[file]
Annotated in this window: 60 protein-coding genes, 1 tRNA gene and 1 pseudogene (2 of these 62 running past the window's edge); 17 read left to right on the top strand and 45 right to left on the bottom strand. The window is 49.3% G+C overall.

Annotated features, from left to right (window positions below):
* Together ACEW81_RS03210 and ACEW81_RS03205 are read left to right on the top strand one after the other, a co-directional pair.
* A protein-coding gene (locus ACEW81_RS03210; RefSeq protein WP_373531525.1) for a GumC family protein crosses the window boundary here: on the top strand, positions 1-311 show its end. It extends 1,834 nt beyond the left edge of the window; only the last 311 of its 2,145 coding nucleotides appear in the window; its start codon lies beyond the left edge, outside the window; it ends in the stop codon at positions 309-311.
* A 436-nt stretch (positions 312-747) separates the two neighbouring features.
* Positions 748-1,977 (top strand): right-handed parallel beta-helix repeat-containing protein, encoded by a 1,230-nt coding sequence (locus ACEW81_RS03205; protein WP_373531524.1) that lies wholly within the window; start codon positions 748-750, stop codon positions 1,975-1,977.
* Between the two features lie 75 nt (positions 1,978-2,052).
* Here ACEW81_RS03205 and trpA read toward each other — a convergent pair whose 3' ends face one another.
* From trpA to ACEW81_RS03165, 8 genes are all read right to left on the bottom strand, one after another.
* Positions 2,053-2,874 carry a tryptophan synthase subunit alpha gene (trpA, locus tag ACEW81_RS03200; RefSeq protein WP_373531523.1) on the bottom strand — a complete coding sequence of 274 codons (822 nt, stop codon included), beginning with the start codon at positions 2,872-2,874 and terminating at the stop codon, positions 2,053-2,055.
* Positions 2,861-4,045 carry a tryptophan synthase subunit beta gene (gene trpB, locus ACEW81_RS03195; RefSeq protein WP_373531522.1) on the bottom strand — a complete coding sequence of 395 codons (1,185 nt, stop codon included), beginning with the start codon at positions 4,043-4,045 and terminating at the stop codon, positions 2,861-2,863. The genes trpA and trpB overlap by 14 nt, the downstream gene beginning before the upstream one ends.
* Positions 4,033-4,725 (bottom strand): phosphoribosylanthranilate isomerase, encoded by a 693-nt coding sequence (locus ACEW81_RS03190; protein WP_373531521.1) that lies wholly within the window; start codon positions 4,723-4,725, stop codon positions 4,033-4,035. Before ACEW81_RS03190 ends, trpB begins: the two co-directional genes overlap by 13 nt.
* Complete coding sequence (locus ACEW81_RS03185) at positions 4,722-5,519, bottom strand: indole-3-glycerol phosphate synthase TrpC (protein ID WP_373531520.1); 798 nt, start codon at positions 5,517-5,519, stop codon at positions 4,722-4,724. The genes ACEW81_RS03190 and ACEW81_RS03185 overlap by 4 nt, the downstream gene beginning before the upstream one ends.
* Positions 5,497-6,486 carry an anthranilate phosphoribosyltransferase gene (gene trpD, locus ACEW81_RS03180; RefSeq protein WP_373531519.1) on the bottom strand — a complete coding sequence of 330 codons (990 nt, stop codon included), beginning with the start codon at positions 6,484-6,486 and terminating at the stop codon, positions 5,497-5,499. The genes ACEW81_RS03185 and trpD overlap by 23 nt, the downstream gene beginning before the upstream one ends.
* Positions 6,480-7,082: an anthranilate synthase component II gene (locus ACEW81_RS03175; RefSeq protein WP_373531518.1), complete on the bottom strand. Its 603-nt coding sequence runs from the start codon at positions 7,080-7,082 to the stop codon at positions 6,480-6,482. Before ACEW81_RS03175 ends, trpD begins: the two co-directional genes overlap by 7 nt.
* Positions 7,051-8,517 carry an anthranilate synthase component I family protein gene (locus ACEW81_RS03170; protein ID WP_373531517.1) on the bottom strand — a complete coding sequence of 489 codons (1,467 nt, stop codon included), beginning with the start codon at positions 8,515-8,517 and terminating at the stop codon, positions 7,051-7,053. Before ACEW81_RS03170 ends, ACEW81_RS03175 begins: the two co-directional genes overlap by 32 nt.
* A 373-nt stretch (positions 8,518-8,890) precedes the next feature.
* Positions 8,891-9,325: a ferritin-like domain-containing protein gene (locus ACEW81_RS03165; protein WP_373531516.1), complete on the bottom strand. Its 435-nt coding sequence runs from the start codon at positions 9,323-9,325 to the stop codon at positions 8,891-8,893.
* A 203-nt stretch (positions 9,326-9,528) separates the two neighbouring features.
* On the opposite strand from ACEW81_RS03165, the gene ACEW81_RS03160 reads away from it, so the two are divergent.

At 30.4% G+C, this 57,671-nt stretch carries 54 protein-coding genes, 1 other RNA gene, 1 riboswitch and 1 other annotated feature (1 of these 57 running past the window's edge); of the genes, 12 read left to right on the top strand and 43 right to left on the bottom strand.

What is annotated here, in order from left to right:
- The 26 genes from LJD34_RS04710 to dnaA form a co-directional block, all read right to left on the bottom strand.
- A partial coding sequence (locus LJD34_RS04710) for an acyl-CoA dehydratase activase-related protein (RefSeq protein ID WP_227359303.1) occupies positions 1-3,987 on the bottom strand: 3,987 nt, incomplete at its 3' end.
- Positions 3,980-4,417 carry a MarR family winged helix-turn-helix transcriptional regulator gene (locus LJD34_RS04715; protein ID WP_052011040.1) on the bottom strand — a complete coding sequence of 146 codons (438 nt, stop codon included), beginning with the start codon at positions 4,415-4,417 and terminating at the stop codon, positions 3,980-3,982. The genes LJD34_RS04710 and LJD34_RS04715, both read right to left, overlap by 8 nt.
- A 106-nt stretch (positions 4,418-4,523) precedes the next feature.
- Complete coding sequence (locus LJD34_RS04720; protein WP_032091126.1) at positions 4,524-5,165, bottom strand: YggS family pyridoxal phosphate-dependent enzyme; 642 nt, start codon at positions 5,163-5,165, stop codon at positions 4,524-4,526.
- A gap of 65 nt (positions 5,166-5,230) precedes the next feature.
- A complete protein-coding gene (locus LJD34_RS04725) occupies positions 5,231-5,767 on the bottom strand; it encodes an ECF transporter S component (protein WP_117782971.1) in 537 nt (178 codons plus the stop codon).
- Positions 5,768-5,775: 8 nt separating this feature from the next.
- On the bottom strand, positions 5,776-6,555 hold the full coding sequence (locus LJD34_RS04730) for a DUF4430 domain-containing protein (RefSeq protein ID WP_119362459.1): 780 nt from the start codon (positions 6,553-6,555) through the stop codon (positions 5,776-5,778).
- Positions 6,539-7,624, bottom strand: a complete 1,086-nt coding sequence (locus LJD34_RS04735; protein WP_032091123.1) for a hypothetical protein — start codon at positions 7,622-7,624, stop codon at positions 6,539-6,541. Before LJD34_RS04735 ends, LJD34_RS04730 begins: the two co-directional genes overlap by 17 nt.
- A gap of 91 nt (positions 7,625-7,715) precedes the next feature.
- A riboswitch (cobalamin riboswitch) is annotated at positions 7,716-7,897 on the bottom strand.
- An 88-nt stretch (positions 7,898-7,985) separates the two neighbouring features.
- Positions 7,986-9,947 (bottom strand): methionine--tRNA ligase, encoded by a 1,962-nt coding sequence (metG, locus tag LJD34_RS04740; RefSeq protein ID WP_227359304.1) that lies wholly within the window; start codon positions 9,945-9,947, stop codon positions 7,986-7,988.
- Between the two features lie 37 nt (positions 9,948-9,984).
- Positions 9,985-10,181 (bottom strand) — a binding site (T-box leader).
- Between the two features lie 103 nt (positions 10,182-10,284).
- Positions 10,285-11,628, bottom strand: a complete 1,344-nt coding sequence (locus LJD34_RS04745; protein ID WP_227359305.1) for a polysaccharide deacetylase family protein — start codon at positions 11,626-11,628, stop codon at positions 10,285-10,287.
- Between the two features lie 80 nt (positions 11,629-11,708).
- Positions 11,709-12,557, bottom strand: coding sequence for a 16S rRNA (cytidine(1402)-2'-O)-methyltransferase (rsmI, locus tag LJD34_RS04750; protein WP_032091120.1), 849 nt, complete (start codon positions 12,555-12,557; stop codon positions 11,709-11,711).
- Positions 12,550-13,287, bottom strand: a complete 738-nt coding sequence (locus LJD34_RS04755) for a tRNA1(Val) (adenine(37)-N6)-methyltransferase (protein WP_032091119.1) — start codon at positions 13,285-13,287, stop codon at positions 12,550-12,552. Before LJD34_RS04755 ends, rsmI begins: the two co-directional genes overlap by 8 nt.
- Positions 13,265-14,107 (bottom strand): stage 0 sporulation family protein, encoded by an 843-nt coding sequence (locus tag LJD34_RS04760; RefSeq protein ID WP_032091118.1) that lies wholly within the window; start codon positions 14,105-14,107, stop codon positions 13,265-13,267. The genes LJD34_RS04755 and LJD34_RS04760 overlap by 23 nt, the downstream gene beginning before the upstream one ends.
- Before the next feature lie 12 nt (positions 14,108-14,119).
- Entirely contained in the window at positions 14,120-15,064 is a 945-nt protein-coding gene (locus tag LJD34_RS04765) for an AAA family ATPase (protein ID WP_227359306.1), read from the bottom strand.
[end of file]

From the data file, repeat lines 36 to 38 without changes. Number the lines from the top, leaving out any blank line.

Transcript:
- Positions 7,986-9,947 (bottom strand): methionine--tRNA ligase, encoded by a 1,962-nt coding sequence (metG, locus tag LJD34_RS04740; RefSeq protein ID WP_227359304.1) that lies wholly within the window; start codon positions 9,945-9,947, stop codon positions 7,986-7,988.
- Between the two features lie 37 nt (positions 9,948-9,984).
- Positions 9,985-10,181 (bottom strand) — a binding site (T-box leader).